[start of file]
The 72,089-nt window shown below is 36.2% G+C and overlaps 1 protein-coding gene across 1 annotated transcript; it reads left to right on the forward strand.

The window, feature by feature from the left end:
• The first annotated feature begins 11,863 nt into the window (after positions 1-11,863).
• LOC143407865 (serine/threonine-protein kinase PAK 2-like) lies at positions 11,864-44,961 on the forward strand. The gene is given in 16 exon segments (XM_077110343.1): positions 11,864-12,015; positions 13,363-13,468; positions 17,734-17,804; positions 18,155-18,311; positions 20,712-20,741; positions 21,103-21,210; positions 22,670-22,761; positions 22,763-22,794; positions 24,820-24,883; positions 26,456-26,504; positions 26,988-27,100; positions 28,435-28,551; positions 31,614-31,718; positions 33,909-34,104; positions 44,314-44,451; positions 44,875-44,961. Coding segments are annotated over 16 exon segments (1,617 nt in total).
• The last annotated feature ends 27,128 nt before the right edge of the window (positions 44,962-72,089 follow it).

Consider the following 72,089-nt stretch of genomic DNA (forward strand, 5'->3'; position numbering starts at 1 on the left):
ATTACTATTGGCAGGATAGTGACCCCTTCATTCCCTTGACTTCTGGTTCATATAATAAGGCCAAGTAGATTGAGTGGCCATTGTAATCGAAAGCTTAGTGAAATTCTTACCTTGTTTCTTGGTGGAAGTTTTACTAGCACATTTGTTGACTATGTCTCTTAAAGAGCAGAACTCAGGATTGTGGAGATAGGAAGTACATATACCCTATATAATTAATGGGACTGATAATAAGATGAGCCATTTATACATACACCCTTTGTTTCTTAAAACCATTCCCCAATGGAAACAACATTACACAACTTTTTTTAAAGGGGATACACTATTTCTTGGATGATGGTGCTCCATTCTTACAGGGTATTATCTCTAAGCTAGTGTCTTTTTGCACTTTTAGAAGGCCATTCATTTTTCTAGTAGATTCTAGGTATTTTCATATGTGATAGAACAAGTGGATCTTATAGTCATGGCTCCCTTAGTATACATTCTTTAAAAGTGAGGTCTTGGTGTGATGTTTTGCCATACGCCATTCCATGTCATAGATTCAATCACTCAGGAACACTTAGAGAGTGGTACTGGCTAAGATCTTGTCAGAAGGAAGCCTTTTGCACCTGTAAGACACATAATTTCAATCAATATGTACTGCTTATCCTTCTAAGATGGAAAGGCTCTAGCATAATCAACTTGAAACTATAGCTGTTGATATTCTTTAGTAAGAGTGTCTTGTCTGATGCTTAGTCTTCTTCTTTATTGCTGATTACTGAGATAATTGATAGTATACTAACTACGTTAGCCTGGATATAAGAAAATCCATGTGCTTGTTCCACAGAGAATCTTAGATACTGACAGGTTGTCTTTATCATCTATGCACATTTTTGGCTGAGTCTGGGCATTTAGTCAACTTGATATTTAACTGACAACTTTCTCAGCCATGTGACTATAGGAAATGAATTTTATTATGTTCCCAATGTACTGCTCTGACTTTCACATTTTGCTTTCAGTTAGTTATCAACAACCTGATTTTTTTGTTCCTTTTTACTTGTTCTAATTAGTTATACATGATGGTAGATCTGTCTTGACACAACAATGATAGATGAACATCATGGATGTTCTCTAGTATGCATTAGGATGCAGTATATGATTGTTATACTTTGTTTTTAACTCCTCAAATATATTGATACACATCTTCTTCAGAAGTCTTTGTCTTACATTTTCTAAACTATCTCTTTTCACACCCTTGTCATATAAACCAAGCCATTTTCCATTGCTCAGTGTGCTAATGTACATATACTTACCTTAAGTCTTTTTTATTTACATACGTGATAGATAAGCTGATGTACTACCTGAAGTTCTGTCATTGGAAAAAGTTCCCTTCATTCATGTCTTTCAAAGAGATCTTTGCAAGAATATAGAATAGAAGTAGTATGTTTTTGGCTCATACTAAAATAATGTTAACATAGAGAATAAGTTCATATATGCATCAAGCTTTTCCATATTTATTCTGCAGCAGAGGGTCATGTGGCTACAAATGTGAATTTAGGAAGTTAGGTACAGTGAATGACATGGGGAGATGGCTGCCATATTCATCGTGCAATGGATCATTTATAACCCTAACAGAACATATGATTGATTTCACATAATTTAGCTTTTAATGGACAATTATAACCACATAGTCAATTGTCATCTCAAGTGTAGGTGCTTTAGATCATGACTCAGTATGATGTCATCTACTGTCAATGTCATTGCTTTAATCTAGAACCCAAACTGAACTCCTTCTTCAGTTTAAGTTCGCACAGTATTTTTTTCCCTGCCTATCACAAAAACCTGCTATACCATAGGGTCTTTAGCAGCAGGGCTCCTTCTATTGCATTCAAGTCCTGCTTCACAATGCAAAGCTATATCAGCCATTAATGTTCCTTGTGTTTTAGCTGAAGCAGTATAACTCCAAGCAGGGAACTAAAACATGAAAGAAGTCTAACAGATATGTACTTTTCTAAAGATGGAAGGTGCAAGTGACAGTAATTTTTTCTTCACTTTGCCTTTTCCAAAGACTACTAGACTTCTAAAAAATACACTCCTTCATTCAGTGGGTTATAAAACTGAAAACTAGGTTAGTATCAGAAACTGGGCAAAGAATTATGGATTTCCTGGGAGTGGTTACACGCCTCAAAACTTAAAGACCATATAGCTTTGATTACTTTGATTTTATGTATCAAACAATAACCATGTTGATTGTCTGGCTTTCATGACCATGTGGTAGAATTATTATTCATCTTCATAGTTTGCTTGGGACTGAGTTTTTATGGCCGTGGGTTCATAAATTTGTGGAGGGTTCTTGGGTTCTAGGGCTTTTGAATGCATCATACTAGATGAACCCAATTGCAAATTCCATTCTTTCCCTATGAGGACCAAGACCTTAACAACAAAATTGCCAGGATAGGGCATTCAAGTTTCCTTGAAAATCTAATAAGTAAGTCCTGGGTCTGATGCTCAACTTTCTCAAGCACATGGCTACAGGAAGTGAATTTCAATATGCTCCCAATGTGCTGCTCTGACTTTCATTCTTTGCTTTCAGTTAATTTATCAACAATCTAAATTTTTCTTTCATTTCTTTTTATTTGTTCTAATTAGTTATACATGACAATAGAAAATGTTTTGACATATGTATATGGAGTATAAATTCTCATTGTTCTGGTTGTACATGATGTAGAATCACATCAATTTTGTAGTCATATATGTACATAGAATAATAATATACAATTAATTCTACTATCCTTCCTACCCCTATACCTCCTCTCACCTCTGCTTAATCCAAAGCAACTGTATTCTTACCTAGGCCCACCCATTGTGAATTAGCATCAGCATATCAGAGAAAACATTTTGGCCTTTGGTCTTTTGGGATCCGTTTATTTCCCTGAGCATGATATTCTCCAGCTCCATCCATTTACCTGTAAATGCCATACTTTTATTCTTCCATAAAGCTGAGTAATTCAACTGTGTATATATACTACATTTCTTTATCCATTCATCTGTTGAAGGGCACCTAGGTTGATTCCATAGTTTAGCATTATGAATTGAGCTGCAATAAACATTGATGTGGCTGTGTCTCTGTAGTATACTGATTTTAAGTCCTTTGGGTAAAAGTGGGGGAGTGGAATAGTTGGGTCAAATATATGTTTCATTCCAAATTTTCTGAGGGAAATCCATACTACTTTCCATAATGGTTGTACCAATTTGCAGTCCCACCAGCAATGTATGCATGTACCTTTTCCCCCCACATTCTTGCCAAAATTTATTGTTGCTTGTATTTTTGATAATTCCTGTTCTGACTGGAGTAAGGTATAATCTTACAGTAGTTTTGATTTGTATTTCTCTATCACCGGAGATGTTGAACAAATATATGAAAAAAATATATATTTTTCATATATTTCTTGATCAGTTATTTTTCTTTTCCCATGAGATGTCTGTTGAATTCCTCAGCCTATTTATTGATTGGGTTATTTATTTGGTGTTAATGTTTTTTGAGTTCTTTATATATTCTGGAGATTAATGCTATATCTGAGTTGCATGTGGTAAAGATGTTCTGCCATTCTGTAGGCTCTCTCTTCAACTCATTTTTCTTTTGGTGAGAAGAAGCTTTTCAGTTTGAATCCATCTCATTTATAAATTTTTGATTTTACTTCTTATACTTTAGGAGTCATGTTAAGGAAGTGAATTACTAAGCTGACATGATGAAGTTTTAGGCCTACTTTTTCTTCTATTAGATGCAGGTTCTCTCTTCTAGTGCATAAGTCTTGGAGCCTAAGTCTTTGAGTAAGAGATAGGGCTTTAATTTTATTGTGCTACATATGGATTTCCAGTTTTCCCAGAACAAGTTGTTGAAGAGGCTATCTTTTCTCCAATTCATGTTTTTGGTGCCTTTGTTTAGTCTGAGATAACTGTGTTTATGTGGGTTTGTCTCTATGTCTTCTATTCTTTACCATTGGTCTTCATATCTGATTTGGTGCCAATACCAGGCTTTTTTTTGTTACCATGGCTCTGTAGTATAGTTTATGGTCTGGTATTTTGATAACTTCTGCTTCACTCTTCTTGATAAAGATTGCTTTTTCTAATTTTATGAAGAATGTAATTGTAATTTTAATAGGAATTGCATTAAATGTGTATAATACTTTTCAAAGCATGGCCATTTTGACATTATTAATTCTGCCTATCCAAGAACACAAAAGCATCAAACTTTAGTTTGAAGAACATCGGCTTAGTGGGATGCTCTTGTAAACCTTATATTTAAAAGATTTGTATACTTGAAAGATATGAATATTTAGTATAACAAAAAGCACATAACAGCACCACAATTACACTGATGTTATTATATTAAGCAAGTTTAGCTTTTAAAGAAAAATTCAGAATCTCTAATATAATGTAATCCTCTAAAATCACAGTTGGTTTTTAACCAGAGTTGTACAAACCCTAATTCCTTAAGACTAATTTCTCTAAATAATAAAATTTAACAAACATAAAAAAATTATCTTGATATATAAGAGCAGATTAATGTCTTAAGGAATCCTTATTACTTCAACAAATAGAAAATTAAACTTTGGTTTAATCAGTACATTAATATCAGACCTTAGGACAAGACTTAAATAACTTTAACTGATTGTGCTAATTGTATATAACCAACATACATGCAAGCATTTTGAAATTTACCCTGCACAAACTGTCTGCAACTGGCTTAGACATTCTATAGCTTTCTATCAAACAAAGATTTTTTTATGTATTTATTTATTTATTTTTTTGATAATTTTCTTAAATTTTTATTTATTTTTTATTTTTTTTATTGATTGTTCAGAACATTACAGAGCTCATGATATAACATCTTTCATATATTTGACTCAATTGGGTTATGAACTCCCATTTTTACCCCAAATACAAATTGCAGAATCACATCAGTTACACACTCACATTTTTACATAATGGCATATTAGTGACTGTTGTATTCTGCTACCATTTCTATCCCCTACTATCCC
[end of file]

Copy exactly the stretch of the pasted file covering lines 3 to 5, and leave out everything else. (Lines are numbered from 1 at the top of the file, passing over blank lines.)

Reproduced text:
• The first annotated feature begins 11,863 nt into the window (after positions 1-11,863).
• LOC143407865 (serine/threonine-protein kinase PAK 2-like) lies at positions 11,864-44,961 on the forward strand. The gene is given in 16 exon segments (XM_077110343.1): positions 11,864-12,015; positions 13,363-13,468; positions 17,734-17,804; positions 18,155-18,311; positions 20,712-20,741; positions 21,103-21,210; positions 22,670-22,761; positions 22,763-22,794; positions 24,820-24,883; positions 26,456-26,504; positions 26,988-27,100; positions 28,435-28,551; positions 31,614-31,718; positions 33,909-34,104; positions 44,314-44,451; positions 44,875-44,961. Coding segments are annotated over 16 exon segments (1,617 nt in total).
• The last annotated feature ends 27,128 nt before the right edge of the window (positions 44,962-72,089 follow it).